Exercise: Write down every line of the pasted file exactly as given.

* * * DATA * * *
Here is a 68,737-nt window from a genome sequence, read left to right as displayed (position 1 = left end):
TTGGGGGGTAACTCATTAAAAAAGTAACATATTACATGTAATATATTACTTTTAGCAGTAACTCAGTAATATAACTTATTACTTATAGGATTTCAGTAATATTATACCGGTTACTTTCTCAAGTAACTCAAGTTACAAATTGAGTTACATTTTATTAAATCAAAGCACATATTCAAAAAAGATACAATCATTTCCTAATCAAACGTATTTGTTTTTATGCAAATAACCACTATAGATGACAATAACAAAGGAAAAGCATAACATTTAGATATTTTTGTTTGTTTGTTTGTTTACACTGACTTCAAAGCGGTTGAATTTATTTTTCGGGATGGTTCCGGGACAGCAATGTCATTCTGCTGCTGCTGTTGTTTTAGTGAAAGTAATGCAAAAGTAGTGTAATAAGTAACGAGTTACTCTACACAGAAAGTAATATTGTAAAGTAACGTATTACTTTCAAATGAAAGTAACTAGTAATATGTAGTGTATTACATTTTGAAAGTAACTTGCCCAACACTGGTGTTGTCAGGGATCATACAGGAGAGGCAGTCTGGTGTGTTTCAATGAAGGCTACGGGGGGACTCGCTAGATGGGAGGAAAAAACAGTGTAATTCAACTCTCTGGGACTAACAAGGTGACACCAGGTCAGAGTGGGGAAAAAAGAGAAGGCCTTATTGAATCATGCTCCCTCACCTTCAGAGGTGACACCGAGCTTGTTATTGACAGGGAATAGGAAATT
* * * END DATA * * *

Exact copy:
Here is a 68,737-nt window from a genome sequence, read left to right as displayed (position 1 = left end):
TTGGGGGGTAACTCATTAAAAAAGTAACATATTACATGTAATATATTACTTTTAGCAGTAACTCAGTAATATAACTTATTACTTATAGGATTTCAGTAATATTATACCGGTTACTTTCTCAAGTAACTCAAGTTACAAATTGAGTTACATTTTATTAAATCAAAGCACATATTCAAAAAAGATACAATCATTTCCTAATCAAACGTATTTGTTTTTATGCAAATAACCACTATAGATGACAATAACAAAGGAAAAGCATAACATTTAGATATTTTTGTTTGTTTGTTTGTTTACACTGACTTCAAAGCGGTTGAATTTATTTTTCGGGATGGTTCCGGGACAGCAATGTCATTCTGCTGCTGCTGTTGTTTTAGTGAAAGTAATGCAAAAGTAGTGTAATAAGTAACGAGTTACTCTACACAGAAAGTAATATTGTAAAGTAACGTATTACTTTCAAATGAAAGTAACTAGTAATATGTAGTGTATTACATTTTGAAAGTAACTTGCCCAACACTGGTGTTGTCAGGGATCATACAGGAGAGGCAGTCTGGTGTGTTTCAATGAAGGCTACGGGGGGACTCGCTAGATGGGAGGAAAAAACAGTGTAATTCAACTCTCTGGGACTAACAAGGTGACACCAGGTCAGAGTGGGGAAAAAAGAGAAGGCCTTATTGAATCATGCTCCCTCACCTTCAGAGGTGACACCGAGCTTGTTATTGACAGGGAATAGGAAATT